b.20 March 1932 d.2 April 2013
MB ChB Leeds(1956) MRCP(1958) FRCP(1974)
Roman Stefan Kocan was a neurologist at the National Hospital, Queen Square, London. Born in Lodz, Poland, he was the son of Mieczyslaw Kocen, a clinical pathologist, and his wife, Lisa née Kompaniejec, whose father was a merchant. His paternal grandfather had also been a physician. He escaped from the Warsaw ghetto in 1943 at the age of 11 and arrived in the UK three years later, unable to speak English. After five years he was sufficiently adept at the language to win a scholarship to study medicine at Leeds University and the Leeds General Infirmary (LGI).
Qualifying in 1956, he did house jobs at the LGI before joining the RAMC in 1958 to do his National Service. He was posted to Malaya where he was in charge of the British Military Hospital in Taiping until 1960. After demobilisation he joined the staff of the neurology department at the Middlesex Hospital and continued his training at the National Hospital, Queen Square. Appointed a consultant neurologist at the Brook Hospital in 1968, he resigned in 1970 to become a consultant at Queen Square and the Edgware General Hospital.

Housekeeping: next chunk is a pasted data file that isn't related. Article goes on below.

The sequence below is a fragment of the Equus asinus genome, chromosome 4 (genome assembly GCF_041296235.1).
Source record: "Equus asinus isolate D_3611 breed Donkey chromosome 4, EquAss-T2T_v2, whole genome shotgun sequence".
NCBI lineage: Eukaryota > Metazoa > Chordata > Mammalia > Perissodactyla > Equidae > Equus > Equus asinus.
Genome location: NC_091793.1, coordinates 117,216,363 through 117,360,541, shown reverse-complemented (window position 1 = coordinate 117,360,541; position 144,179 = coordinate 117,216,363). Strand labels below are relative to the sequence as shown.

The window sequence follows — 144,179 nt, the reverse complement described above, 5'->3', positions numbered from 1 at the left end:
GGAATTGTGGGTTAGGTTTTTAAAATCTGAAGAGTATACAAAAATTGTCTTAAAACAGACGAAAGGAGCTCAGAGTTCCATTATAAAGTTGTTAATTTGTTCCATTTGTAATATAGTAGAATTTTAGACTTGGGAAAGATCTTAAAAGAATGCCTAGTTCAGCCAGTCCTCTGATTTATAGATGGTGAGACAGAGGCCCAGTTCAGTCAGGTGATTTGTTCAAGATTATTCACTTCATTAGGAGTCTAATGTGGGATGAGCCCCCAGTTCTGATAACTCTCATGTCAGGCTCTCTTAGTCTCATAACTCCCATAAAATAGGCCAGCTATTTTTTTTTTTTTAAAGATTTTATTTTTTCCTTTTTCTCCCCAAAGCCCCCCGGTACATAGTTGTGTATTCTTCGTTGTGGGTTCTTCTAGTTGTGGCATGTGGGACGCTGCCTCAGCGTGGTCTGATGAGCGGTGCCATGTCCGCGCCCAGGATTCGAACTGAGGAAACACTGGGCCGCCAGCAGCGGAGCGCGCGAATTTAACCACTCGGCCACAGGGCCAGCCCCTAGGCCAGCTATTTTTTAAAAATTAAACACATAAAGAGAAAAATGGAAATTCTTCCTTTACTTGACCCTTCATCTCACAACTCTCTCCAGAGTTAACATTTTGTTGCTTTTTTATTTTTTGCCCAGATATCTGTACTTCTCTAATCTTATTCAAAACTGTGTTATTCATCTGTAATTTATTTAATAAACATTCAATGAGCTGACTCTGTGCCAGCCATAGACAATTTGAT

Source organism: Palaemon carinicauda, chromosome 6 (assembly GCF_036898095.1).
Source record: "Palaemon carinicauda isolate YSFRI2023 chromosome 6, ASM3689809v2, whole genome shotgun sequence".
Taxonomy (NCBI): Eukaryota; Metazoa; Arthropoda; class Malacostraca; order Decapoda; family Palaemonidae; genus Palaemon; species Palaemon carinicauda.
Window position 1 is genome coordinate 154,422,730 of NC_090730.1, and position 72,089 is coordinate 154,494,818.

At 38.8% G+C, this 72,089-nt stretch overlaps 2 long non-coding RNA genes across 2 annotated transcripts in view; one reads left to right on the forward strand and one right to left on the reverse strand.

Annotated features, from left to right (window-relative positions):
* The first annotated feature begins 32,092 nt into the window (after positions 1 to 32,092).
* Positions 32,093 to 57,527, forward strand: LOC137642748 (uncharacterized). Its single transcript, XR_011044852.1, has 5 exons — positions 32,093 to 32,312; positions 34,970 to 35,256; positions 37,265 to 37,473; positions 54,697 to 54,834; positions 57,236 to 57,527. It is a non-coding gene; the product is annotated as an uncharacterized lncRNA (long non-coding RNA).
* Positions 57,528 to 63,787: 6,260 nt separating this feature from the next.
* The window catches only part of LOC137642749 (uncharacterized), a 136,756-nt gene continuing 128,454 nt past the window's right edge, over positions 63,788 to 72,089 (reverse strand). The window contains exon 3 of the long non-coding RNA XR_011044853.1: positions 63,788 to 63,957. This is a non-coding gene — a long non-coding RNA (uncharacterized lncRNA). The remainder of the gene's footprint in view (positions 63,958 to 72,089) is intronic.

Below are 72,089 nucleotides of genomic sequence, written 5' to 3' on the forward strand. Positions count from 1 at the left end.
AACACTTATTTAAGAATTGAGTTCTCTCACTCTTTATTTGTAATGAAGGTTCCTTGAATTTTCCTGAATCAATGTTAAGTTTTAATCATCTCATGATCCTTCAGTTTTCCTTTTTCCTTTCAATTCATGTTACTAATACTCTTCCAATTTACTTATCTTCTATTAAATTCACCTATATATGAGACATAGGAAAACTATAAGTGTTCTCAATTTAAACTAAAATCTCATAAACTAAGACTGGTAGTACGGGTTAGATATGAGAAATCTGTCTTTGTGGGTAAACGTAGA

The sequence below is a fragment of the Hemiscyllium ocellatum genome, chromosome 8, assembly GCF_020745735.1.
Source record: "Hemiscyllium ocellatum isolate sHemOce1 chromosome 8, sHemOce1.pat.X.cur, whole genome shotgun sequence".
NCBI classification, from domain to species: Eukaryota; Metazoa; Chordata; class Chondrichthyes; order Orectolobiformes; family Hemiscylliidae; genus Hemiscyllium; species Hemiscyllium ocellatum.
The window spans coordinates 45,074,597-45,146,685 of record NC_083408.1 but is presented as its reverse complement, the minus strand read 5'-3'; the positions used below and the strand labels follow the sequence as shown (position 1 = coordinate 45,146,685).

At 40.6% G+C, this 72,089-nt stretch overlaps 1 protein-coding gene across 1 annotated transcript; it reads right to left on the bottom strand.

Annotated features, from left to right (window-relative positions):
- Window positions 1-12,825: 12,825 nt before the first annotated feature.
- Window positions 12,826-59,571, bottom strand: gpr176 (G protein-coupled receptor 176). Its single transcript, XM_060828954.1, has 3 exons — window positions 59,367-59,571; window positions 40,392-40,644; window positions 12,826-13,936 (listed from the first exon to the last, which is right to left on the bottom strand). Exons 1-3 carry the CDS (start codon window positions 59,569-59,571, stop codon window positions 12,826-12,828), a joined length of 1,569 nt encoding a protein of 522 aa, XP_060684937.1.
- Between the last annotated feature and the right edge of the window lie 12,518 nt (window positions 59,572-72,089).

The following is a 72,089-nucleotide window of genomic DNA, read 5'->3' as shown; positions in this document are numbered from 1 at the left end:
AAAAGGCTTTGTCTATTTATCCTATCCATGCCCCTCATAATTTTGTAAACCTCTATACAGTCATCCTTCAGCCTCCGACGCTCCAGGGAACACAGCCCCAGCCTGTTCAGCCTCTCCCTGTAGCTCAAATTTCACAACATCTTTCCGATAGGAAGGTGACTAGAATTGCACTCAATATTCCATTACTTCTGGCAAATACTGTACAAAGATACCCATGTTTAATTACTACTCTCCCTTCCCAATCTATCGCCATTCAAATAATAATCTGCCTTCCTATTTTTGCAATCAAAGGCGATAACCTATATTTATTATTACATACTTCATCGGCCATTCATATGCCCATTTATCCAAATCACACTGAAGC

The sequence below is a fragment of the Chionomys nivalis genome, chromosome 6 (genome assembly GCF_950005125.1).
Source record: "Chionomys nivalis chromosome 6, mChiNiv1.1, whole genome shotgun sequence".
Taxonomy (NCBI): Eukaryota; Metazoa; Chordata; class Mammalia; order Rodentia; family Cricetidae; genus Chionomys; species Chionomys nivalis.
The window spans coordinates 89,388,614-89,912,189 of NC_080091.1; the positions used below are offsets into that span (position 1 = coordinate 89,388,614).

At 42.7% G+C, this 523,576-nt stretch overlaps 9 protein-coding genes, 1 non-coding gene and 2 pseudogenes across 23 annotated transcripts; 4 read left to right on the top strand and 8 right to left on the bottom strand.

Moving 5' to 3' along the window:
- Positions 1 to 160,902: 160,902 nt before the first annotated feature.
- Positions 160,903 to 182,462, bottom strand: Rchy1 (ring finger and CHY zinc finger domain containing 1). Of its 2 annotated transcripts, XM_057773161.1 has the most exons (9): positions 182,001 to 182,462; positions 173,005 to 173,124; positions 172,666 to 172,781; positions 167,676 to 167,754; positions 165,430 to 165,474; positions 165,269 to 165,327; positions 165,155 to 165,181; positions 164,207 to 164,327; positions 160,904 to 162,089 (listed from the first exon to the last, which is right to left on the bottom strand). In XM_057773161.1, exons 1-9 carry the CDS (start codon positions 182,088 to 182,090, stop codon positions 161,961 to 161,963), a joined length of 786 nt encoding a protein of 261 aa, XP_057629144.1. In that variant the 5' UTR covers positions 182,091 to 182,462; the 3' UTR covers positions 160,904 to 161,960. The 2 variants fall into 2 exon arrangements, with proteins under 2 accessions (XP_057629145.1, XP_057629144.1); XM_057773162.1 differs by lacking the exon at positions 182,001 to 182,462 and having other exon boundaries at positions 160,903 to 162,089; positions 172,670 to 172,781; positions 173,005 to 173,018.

In an era of increasing specialisation his skills covered the full range of neurological disorders. His diagnostic expertise was often called upon by his colleagues, especially in the area of the neurology of general medicine and infectious disease. He wrote or co-authored some 35 scientific papers covering such topics as the neurological complications of tuberculosis, Tangier disease, atheromatous disease of the carotid arterial system, and Fabry’s disease. At Queen Square, he became chairman of the medical committee. He was also civilian consultant advisor in neurology to the RAF. Retiring from the NHS at the age of 65, he continued for a while in private practice.
Outside medicine he enjoyed skiing, reading contemporary history and attending the theatre.
His first marriage ended in divorce and he married Elizabeth Ann née Glover in 1974; her father, Arthur Glover, was a sculptor. When he contracted the Parkinson’s disease that increasingly incapacitated him during his later years, Elizabeth cared for him with unfailingly care and good humour. She survived him, along with the two daughters from his first marriage, two children from his second and two grandchildren.
[BMJ 2013 347 4320 www.bmj.com/content/347/bmj.f4320 - accessed 20 November 2015]
(Volume XII, page web)
<< Back to List